We’ve started doing our own Bratcher Thanksgiving on Wednesday nights (here is last year’s), so we can have some quiet time together to reflect on the holiday and share what we are thankful for. During last year’s Thanksgiving, we learned that the first Thanksgiving, more likely an autumn harvest feast, did not serve stuffing, mashed potatoes, gravy, or pies (they didn’t have potatoes, wheat, flour, or butter). Thus, we discussed that for our next Thanksgiving, we would do research and serve things that were more likely seen at the first feast.
Ben was in charge of doing the research and he came up with the menu for the celebration…
Sweet pudding of Indian corn
Fresh cranberries (fresh and unsweetened)
Turnips (roasted, although theirs were likely boiled)
Stewed turkey breast with herbs and onions
The stewed pumpkins weren’t super popular. The girls and I were fans of the sweet pudding of Indian corn, but it was so much better the next morning served as a breakfast porridge with fresh fruit in it. Fresh cranberries are tart and take getting used to, but once we adjusted to the tartness, we were popping them in like (sour) grapes. Only half the family liked the roasted turnips, but I threw the leftovers in a soup for tonight’s dinner and everyone like it much better that way. The turnips absorbed the soup and it took away some of the pungent flavor. The stewed turkey was True’s favorite (she had 4 slices!), while the rest of the girls devoured the clams. I think I like this menu for our Bratcher mini Thanksgivings because we celebrate Thanksgiving so many times with our families, so it’s nice to serve something a little different at home. For next year’s meal, I think we will skip the bird and serve mussels, lobster, and striped bass.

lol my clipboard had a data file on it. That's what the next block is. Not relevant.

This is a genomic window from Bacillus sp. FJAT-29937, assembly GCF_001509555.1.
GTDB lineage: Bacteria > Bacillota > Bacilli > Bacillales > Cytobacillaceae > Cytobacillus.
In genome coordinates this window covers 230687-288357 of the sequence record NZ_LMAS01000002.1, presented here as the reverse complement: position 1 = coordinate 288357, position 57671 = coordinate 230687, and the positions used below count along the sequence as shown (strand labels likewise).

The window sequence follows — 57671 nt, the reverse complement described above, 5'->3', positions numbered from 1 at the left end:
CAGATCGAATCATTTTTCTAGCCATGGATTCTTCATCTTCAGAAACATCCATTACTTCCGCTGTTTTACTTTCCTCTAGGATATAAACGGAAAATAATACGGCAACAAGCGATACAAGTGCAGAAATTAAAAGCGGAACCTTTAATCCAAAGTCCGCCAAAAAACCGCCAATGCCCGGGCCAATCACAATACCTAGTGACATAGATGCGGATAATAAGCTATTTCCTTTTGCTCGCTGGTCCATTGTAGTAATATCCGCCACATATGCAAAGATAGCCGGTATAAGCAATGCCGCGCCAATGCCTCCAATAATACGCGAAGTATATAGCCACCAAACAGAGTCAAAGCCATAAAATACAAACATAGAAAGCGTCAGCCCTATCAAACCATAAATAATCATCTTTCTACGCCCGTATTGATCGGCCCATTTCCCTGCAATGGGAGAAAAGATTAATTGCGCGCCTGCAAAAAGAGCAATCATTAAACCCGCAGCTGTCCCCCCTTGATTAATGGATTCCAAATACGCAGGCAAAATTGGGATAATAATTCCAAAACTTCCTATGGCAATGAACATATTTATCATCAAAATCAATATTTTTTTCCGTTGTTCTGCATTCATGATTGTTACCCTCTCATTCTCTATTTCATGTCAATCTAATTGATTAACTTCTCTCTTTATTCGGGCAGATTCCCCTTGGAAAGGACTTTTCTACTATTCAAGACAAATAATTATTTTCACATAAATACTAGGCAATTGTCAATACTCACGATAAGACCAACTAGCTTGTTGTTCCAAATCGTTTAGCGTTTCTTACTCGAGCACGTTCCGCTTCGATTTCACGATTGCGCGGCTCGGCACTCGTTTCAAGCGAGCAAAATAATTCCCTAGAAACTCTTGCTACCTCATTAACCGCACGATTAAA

For our tablescape, I rolled out kraft paper, set out each plate settings, and then painted their names on the side as the place cards. We’re assuming the original Thanksgiving was likely earlier in the fall because we read they served plums and melons with their meals. The mandarins we placed on each plate definitely weren’t true to geography/era, but since our garden has plenty to share, it added a nice touch to our tablescape. I snipped off a couple vines from my jasmine and that provided our table with some greenery, and the white candles (from Dollar Tree, or order from here) set the mood.
I love our mini Thanksgiving feast tradition, and I especially love hearing what the girls are thankful for. After dinner, the girls read us a story about the first Thanksgiving, and put on a show for us.